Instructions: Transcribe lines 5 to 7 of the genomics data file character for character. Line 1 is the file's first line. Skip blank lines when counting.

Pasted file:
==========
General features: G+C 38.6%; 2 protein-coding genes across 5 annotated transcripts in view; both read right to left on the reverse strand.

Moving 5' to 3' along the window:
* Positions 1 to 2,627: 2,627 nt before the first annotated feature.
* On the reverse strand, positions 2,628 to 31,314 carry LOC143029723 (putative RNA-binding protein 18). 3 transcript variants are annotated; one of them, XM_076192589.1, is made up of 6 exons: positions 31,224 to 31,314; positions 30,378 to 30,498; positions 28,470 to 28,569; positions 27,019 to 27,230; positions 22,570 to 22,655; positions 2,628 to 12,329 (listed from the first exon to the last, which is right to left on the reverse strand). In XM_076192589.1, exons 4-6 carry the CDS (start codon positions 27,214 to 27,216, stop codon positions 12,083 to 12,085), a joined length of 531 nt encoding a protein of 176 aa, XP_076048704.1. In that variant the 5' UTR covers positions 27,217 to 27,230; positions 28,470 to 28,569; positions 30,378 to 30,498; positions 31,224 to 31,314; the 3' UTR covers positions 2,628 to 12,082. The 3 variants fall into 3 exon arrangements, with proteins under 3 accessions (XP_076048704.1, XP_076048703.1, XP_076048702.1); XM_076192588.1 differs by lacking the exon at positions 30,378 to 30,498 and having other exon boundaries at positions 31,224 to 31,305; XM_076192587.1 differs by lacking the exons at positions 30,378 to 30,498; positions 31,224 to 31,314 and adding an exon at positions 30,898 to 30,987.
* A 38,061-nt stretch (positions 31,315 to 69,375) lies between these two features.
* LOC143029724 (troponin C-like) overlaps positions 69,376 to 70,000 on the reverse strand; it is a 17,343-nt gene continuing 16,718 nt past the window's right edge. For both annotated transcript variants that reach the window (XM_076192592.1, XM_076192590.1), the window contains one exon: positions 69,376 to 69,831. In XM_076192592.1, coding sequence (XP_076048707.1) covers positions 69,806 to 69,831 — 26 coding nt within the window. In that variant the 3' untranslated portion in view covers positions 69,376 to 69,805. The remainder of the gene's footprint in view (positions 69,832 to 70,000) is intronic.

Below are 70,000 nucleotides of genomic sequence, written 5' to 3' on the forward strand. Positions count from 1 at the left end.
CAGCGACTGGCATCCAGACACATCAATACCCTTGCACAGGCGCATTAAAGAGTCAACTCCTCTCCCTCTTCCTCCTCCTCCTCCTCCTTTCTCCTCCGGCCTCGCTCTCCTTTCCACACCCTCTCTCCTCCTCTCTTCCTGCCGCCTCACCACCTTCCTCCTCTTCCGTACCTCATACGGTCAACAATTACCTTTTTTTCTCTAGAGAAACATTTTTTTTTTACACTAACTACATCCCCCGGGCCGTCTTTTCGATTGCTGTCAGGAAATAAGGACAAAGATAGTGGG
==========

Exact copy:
* A 38,061-nt stretch (positions 31,315 to 69,375) lies between these two features.
* LOC143029724 (troponin C-like) overlaps positions 69,376 to 70,000 on the reverse strand; it is a 17,343-nt gene continuing 16,718 nt past the window's right edge. For both annotated transcript variants that reach the window (XM_076192592.1, XM_076192590.1), the window contains one exon: positions 69,376 to 69,831. In XM_076192592.1, coding sequence (XP_076048707.1) covers positions 69,806 to 69,831 — 26 coding nt within the window. In that variant the 3' untranslated portion in view covers positions 69,376 to 69,805. The remainder of the gene's footprint in view (positions 69,832 to 70,000) is intronic.

Below are 70,000 nucleotides of genomic sequence, written 5' to 3' on the forward strand. Positions count from 1 at the left end.